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    My first thought was that this just looked like a modified ErgoDox. Then I saw that it is made by the same people as the ErgoDox EZ, so it makes sense. I have been using ErgoDox EZ for ~2 years and absolutely love it. It is definitely not for everyone. But if someone is looking for a highly customizable ergonomic keyboard and does not mind the learning curve or price tag, it is great.

    This new keyboard looks like it has nice improvements over the ErgoDox EZ, but nothing that I read (on the first pass at leasts) seemed very revolutionary.

    It is interesting that they are not offering blank keys or backlighting (as opposed to the keys being lit). I don’t know about their average user, but I have moved all of the non-alphanumeric keys to other locations/layers and therefore prefer blank keycaps.

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      I had the same thought on this being their own version of the EZ. The thumb cluster looks a little nicer IMO but it seems like it (the full keyboard) maybe has too many keys for my taste. The fact that it’s maybe half the height of the ergodox (by first glance, I could be way off) is really nice, and I was pleasantly surprised to see it priced in the same ballpark. Still feels pricey for a keyboard to me, but having looked at sourcing everything myself to build one I know it’s about right for being pre-built. USB-C is a very nice upgrade over the mini-usb.

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      I am interested in joining the indieweb community however I am finding it really hard to find a lightweight setup for self-hosting. I feel like I should be able to use a static site generator and a couple of endpoints on nginx to capture webmentions. Am I missing something? I have found it a little difficult to quickly grasp the typical scope of the indieweb.

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        This site seems to have a lot of resources, this is the page for nginx: https://indieweb.org/Nginx

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        I find leaving a notes.md or something similar open with some simple todos for the beginning of the week helpful. That way I can sit down, convince myself this one or two hour thing won’t be so bad, and before I know it I’ve loaded what I need back into my brain and can resume what I had been working on previously.

        Addressing small bugs, code cleanup and code reviews are typically what I jump back in with. After attempting this enough times you start to set things aside toward the end of the week so you have them for Monday morning (obviously most of these things will be low enough priority they don’t mind the delay)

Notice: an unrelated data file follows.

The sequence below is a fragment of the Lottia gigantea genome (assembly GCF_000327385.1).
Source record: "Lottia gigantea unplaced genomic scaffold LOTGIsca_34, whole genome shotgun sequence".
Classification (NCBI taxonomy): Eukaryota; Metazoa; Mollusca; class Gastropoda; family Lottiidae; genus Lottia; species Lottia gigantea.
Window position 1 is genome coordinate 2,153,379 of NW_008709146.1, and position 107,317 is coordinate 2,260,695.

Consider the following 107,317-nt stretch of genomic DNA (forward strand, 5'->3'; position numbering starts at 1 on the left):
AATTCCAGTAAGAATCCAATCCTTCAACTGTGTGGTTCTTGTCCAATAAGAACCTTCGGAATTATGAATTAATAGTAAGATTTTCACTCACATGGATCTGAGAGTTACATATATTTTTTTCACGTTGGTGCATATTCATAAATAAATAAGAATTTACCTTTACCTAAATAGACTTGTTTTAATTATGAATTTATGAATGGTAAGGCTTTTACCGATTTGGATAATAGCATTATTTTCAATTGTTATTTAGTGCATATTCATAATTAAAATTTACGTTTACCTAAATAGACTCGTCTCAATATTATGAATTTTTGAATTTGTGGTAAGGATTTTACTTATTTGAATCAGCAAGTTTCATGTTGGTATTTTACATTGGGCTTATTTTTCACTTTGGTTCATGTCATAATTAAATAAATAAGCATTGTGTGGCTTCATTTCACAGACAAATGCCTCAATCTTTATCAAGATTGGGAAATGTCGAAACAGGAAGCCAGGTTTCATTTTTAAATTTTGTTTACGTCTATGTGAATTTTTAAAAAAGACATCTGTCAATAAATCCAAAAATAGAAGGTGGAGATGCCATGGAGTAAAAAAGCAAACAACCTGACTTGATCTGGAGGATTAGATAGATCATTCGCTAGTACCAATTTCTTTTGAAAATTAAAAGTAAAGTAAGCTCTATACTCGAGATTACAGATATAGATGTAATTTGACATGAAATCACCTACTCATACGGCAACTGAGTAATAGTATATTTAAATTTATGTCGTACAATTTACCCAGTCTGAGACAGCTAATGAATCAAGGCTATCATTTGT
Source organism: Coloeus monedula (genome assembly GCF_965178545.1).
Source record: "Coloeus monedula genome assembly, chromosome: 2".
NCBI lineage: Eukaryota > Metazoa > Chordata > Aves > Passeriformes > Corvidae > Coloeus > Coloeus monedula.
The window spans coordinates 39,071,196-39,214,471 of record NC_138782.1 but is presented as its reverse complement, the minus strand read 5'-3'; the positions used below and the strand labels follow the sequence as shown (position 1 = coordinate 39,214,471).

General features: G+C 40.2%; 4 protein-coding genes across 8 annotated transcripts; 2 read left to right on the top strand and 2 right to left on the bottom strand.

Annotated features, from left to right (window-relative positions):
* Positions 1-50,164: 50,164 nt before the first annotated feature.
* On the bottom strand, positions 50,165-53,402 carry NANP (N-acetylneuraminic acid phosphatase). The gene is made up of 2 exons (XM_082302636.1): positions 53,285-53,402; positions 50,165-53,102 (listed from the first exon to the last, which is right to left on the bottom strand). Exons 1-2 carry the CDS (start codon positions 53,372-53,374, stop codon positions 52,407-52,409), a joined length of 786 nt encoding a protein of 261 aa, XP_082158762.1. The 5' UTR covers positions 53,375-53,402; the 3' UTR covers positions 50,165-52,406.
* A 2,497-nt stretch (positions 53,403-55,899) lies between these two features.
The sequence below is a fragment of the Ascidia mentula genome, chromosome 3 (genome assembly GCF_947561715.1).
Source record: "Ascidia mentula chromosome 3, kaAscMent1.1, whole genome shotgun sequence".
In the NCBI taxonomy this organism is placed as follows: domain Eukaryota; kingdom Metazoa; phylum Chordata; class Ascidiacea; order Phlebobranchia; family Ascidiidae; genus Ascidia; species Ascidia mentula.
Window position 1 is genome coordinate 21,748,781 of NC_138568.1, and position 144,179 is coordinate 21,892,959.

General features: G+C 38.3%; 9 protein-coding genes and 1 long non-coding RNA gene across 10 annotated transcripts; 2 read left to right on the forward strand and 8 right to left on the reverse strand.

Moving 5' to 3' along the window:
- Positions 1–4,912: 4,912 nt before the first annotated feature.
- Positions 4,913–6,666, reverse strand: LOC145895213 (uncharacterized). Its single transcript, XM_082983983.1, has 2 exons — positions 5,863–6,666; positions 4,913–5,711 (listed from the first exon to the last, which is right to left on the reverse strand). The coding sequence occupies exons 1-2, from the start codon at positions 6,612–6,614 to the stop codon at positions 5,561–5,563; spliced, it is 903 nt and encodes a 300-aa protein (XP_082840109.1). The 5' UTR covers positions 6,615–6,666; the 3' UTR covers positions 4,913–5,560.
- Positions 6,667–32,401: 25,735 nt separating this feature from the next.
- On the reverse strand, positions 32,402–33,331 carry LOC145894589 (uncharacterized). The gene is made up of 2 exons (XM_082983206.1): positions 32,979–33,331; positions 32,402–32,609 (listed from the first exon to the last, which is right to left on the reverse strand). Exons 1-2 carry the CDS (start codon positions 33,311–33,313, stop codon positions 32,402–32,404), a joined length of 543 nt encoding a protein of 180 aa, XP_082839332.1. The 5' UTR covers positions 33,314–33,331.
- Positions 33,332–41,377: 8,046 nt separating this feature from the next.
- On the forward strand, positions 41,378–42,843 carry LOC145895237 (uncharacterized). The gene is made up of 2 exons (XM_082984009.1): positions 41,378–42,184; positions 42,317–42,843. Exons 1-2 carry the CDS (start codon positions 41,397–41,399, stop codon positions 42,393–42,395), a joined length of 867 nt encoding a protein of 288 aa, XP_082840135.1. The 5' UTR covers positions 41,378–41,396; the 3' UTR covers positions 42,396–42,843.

Additionally I find Monday to be great for meetings. I have to take the time to review what I was working on to talk about it which gives me time to re-assess my approach.

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          I’ve used Ember for years professionally on an app that I believe is pretty well suited to Embers strengths. I’ve always been happy with it, but also always taking a look at other frameworks to see how the space is evolving. Octane is a breath of fresh air I did not know I needed. I started working in Ember prior to VS Code, so development environments for web applications have come along way and I don’t think I knew what I was missing out on.

          Ember pre-octane did not really support things like native classes. Everything you create was an object wrapped by a factory function. This means that IDE support for things like finding references to methods, renaming symbols, etc never worked across files. As I’ve been converting everything to use native classes suddenly I have far better refactoring capabilities (even things like ‘Peek Definition’ seem so advanced!) The Ember Community has built some excellent tooling alongside this release to allow for better syntax highlighting and auto-complete in the handlebars templates. It’s a much different feeling writing an Ember application today than it was when I started years ago.

          This may make Ember sound relatively shitty, however I think the team deserves huge props to have taken the massive amounts of changes to Javascript in stride with their framework. To go from the days of jQuery to having a framework years later that’s arguably competitive with React for certain use cases is really impressive. I attribute this to Ember being one of the best managed open source projects I’ve seen.

          If you haven’t written an app with Ember, I encourage you to test it out. It’s a very easy framework to write for and it gets better as you add team members and grow the codebase.

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            Agree here. There’s another thing I love about Ember. As a backend person, I don’t frequently (but sometimes) work in frontend. With Ember, I always roughly know my way around. It’s not like every frontend is a react+100 plugins. I can go away and come back and it’s still by and large the same.